Study shows that KW-Cambridge the least safe place for women to live

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Kitchener, Waterloo and Cambridge have been named as one of the least safe metro areas for women in Canada, according to a study published this past month.

The recent study, published by the Canadian Centre for Policy Alternatives, was titled “The Best and Worst Places to be a Woman in Canada 2019.”

The publication ranked 26 metro areas across Canada, discussing various components pertaining to gender inequalities or differences in each of the areas.

Overall, Kitchener, Waterloo and Cambridge (KWC) ranked 17 amongst the 26 areas. However, KWC was ranked number 20 for economic security, number 22 for education and number three for leadership. For health and security, KWC was ranked last at number 26.

Nationally, 19 per cent of sexual assaults were unfounded in the period between 2010 to 2014. However, KWC’s unfounded rate was found at 27 per cent — much higher than the overall national average.

“The rates of sexual assault and intimate partner violence reported to the police in Kitchener-Waterloo-Cambridge were among the highest among large cities while the rate of criminal harassment targeting women was the highest,” the report read. “Overall, KWC placed 26th—or last—as a safe place for women to live in Canada.”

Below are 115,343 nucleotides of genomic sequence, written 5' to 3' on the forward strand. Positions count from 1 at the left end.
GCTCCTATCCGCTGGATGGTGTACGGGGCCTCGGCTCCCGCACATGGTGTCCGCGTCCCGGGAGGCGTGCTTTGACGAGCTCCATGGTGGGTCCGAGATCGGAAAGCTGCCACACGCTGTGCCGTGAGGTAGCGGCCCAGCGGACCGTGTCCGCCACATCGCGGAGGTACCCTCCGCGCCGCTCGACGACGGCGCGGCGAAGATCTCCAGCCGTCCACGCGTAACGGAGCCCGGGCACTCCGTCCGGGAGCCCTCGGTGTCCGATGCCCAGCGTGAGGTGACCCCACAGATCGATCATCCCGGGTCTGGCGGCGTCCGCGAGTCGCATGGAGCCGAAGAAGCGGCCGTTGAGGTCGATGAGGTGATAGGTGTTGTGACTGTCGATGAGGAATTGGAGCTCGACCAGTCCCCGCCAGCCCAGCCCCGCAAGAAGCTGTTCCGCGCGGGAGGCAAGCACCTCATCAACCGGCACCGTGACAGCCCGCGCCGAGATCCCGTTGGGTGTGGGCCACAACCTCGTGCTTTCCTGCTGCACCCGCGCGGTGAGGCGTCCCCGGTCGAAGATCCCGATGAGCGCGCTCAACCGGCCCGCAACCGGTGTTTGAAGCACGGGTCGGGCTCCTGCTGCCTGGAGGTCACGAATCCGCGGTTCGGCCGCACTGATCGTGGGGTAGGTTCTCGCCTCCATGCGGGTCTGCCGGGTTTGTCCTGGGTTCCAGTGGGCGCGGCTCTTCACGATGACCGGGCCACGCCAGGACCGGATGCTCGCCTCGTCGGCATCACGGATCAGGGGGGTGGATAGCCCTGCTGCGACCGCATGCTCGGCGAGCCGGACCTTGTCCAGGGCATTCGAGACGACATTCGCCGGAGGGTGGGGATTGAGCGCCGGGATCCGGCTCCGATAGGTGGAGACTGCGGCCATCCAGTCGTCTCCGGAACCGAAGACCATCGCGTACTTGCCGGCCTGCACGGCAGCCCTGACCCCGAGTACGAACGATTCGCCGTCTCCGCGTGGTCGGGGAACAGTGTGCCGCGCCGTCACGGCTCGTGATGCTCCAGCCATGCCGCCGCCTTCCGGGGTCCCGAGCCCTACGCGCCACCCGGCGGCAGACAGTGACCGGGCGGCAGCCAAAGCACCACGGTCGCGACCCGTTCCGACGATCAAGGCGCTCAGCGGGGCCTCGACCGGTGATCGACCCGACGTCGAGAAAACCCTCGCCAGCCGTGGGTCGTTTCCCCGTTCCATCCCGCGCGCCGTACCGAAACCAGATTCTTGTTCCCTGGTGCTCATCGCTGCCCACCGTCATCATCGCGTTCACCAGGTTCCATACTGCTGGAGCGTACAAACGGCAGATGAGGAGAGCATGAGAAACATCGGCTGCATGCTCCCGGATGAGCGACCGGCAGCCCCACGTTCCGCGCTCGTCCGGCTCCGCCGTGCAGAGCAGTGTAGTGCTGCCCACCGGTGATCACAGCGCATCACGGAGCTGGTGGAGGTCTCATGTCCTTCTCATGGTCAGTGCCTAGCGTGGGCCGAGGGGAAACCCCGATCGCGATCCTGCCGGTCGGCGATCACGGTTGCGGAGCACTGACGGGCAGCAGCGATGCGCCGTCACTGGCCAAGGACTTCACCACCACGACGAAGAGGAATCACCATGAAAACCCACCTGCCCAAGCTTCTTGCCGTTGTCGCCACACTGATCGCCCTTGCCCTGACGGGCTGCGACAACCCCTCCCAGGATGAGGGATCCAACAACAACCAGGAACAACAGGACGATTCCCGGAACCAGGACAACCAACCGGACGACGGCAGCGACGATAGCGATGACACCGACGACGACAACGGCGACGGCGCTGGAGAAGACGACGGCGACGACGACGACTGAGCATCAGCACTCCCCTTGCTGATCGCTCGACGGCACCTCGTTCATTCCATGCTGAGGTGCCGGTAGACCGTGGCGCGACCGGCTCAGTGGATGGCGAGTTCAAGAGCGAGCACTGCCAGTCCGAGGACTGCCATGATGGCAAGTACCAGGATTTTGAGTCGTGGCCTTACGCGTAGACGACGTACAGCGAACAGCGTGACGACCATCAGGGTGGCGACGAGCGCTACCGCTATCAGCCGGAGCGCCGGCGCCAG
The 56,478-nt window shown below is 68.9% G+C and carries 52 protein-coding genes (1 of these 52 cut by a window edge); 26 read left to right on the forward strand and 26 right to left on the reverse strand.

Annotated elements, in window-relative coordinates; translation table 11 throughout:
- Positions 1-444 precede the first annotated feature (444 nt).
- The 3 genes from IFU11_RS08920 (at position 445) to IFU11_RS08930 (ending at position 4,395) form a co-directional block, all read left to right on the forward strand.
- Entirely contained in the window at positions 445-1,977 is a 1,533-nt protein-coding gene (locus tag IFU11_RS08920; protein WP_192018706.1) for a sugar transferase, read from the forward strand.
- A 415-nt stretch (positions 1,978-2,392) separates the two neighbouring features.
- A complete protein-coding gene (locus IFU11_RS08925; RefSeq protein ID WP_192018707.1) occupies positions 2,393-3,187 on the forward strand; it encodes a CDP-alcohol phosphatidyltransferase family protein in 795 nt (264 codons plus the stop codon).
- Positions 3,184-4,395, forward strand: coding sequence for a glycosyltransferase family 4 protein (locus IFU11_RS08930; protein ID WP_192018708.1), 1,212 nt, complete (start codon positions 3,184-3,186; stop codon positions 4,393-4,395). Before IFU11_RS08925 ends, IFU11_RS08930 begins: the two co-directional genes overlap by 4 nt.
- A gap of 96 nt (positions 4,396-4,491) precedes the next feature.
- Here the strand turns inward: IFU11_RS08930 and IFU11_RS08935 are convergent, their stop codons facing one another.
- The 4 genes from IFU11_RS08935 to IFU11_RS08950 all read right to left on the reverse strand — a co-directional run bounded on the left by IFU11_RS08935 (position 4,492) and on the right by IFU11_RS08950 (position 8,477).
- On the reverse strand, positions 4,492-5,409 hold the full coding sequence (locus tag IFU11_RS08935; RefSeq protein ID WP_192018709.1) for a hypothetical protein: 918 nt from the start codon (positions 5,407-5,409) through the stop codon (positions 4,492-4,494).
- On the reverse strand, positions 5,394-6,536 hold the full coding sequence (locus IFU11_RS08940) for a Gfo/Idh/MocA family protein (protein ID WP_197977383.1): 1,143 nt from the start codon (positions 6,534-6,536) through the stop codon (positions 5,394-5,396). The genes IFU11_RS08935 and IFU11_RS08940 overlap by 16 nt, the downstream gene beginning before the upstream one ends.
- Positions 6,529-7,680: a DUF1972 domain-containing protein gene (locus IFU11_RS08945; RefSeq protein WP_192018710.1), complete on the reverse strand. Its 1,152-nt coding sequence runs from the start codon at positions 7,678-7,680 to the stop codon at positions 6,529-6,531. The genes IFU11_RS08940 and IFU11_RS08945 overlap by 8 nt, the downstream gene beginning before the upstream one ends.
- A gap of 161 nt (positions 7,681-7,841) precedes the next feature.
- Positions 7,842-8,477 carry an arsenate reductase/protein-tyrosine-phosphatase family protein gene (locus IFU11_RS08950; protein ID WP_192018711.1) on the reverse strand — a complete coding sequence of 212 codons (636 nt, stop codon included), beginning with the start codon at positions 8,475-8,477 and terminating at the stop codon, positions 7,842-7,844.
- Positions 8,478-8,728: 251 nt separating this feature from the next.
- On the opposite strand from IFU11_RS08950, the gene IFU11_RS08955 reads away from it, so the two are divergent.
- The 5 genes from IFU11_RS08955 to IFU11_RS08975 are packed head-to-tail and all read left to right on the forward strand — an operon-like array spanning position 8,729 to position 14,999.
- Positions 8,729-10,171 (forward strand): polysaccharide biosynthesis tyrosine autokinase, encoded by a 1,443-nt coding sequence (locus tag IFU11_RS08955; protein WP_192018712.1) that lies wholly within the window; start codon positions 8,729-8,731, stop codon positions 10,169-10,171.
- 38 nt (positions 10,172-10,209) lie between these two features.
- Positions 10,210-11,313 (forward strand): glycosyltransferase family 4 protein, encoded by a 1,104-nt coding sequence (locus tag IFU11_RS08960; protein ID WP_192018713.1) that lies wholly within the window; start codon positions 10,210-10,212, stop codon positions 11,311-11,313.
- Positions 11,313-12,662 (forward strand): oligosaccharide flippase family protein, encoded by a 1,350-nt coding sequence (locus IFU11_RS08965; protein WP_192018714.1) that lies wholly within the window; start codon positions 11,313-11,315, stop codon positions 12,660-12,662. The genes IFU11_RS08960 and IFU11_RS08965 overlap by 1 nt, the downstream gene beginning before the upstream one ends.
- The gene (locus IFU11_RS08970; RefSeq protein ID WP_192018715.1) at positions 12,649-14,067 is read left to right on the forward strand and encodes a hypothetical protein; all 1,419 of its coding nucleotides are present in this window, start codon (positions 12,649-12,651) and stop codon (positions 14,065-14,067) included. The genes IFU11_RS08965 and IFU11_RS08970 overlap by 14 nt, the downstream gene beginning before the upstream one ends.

According to the study, in 2017, over 1300 individuals “were victims of intimate partner violence.”

Of those 1300, women made up 77.1 per cent. Additionally, women made up 95.6 per cent of sexual assault victims overall.

Nationally, 19 per cent of sexual assaults were unfounded in the period between 2010 to 2014. However, KWC’s unfounded rate was found at 27 per cent — much higher than the overall national average.

In terms of health, the study stated that life expectancy “in Kitchener-Waterloo-Cambridge is just above the Canadian average for men, and just below it for women.” Women living in KWC live to be an average of 83.7 years and men in KWC were said to live an expectancy of 80.3 years.

“The proportion of women and men reporting high stress fell over this period,” the study read. “In 2016, one in four women in KWC (26.4 per cent) reported high stress compared to one in six men (16.7 per cent). The gender gap widened by almost 15 percentage points.”

KWC ranked high in terms of leadership, with women making up 47 per cent of elected officials. Outside of politics, the study noted that, in 2017, women in management position made up 36.1 per cent, which is just above the national average set at 34.6 per cent.

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